The Senate State Affairs Committee voted Monday Feb. 13 to approve Senate Bill 1254, which would allow citizens and students with specialized permits to carry firearms on Idaho’s college campuses.
SB 1254 will now head to the full senate, where it will be considered further by legislators.
Earlier that morning, Boise residents gathered to give testimony regarding the implications of the proposed bill. National Rifle Association lobbyist Dakota Brooke spoke in support of SB 1254, arguing that students would be safer in the event of a shooting if concealed permit weapons were allowed on campuses.
“Would opponents of this argument rather no one had a weapon to defend themselves in this situation? The shooter at Virginia Tech had nine minutes in which he locked the doors to the engineering hall and wreaked havoc on individuals,” Brooke said.
Opponents of the bill cited the danger of mixing common college activities like drinking with loaded firearms. Brooke said a portion of the bill would penalize those caught intoxicated with a firearm in their possession by revoking concealed weapons permits for three years.
Boise Police Chief Mike Masterson expressed frustration regarding the handling of the meeting, criticizing Senate State Affairs Committee chair Curt McKenzie (R-Nampa) for allowing a large time allotment for Brooke while cutting others short despite calls from Sen. Elliot Werk (D-Boise) requesting an extension allowing for further testimony.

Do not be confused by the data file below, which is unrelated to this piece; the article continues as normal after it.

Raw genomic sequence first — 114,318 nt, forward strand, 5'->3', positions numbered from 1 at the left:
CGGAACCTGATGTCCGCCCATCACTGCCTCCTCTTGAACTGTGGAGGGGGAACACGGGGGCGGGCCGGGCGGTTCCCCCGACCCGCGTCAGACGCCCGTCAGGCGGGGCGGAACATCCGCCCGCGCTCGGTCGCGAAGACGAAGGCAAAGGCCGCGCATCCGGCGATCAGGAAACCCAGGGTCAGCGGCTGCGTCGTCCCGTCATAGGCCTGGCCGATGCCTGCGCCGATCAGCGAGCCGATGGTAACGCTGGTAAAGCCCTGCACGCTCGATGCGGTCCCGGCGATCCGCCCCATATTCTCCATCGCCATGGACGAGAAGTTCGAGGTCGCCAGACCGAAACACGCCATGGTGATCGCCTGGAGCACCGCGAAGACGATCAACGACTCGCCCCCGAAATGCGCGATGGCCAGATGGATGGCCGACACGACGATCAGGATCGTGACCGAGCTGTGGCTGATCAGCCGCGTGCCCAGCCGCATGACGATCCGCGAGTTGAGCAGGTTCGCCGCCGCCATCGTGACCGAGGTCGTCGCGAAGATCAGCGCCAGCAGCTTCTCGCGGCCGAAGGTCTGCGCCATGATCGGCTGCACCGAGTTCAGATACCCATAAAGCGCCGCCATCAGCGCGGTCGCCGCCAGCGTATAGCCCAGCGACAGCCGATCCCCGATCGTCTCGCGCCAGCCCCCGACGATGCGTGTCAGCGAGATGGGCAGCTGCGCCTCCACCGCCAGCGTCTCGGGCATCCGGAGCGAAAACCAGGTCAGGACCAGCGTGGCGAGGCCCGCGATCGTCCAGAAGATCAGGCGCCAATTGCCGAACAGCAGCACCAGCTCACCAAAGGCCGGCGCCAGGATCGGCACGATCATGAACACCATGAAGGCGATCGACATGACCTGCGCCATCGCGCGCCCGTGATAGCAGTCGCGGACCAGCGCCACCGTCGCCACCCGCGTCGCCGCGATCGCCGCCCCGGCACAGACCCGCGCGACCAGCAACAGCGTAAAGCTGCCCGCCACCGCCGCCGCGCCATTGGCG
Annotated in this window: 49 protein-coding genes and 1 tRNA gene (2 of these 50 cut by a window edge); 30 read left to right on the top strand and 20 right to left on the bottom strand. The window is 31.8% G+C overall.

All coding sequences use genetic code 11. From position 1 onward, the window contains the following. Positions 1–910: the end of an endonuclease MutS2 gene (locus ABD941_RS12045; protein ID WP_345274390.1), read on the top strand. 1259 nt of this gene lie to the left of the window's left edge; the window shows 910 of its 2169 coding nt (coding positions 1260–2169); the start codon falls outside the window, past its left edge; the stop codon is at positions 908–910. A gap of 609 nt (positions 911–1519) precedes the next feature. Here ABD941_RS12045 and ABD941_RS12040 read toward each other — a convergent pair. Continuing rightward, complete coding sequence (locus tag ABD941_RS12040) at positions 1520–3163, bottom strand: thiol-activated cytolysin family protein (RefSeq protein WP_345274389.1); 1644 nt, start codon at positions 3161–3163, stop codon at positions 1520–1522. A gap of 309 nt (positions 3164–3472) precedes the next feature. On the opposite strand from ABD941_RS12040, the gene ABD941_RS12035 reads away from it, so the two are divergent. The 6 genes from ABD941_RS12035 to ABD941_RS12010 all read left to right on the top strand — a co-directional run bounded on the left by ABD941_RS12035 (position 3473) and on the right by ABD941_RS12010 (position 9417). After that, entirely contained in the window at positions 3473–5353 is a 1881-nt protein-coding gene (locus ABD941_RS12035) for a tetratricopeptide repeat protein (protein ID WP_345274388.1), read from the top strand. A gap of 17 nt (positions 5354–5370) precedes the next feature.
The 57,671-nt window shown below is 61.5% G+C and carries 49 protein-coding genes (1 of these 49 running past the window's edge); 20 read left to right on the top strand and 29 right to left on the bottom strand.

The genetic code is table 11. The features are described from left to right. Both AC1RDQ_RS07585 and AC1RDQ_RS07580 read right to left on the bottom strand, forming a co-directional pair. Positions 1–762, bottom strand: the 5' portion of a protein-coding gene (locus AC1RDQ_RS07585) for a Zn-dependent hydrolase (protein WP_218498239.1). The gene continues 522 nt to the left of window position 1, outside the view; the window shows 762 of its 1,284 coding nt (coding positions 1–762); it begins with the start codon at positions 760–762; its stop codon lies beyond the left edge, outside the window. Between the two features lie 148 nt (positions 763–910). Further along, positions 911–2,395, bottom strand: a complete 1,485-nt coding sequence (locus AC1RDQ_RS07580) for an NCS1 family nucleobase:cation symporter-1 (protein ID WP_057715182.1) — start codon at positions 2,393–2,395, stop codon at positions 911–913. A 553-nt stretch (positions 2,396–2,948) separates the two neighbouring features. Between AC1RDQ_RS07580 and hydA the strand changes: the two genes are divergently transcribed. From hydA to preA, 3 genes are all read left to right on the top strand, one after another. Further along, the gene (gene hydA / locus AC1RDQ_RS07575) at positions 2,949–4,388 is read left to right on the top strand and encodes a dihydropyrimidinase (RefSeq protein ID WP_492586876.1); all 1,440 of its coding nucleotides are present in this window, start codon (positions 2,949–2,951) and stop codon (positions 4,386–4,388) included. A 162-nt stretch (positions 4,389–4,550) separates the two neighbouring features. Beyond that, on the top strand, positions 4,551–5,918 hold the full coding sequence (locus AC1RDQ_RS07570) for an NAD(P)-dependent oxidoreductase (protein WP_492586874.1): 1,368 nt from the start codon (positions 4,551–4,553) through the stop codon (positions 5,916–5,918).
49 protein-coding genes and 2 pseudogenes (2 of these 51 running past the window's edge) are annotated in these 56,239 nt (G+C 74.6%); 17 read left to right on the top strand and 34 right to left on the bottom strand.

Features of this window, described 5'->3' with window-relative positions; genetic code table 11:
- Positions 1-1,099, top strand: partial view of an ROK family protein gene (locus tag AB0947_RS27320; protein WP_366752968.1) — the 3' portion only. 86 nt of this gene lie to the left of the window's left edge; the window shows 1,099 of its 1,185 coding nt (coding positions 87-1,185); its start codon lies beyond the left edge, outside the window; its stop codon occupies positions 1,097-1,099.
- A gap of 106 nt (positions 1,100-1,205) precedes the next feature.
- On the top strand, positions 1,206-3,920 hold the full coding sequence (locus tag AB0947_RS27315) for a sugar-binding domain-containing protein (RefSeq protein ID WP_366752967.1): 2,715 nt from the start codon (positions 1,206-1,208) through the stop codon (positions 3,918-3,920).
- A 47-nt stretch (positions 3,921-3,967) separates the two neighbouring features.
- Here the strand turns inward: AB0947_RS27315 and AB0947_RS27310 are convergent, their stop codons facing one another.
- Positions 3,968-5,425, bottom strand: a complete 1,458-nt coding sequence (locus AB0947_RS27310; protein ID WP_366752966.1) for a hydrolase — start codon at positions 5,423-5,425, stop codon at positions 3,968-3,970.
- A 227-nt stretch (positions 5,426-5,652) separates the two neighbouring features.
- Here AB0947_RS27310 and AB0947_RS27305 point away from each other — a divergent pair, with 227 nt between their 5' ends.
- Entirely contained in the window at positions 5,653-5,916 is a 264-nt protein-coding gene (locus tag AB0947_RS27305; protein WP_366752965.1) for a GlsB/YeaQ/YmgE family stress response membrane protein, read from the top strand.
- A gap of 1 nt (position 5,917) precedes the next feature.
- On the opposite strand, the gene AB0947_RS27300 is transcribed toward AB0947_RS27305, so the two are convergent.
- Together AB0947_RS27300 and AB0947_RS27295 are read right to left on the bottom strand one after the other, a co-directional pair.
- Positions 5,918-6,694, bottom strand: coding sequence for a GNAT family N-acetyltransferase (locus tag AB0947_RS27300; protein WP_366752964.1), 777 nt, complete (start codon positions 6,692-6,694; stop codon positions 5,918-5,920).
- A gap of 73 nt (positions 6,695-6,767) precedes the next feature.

Although lobbying groups were asked to testify, none of the police chiefs and law enforcement leaders were afforded time to speak; some had travelled from as far as Moscow. Shortly after the hearing, Masterson released a statement condemning McKenzie’s actions.
“Where is our democracy today when police leaders directly responsible for developing policy and training for your safety are effectively silenced by the Chair of a committee who introduced the bill himself?” Masterson asked.
The Idaho Board of Education’s Chief Communication and Legislative Affairs Officer Marilyn Whitney testified against the bill saying gun regulation should be left in charge of individual campuses whose administrators best know how to assess and handle security risks.
“The board feels strongly that SB 1254 takes away an important management tool necessary to maintain an environment conducive to learning,” Whitney said. “This management tool allows each of the campus administrators to rely on the trained law enforcement professionals they hired to help them develop safety policies that provide the best experience possible for students, faculty, staff and visitors.”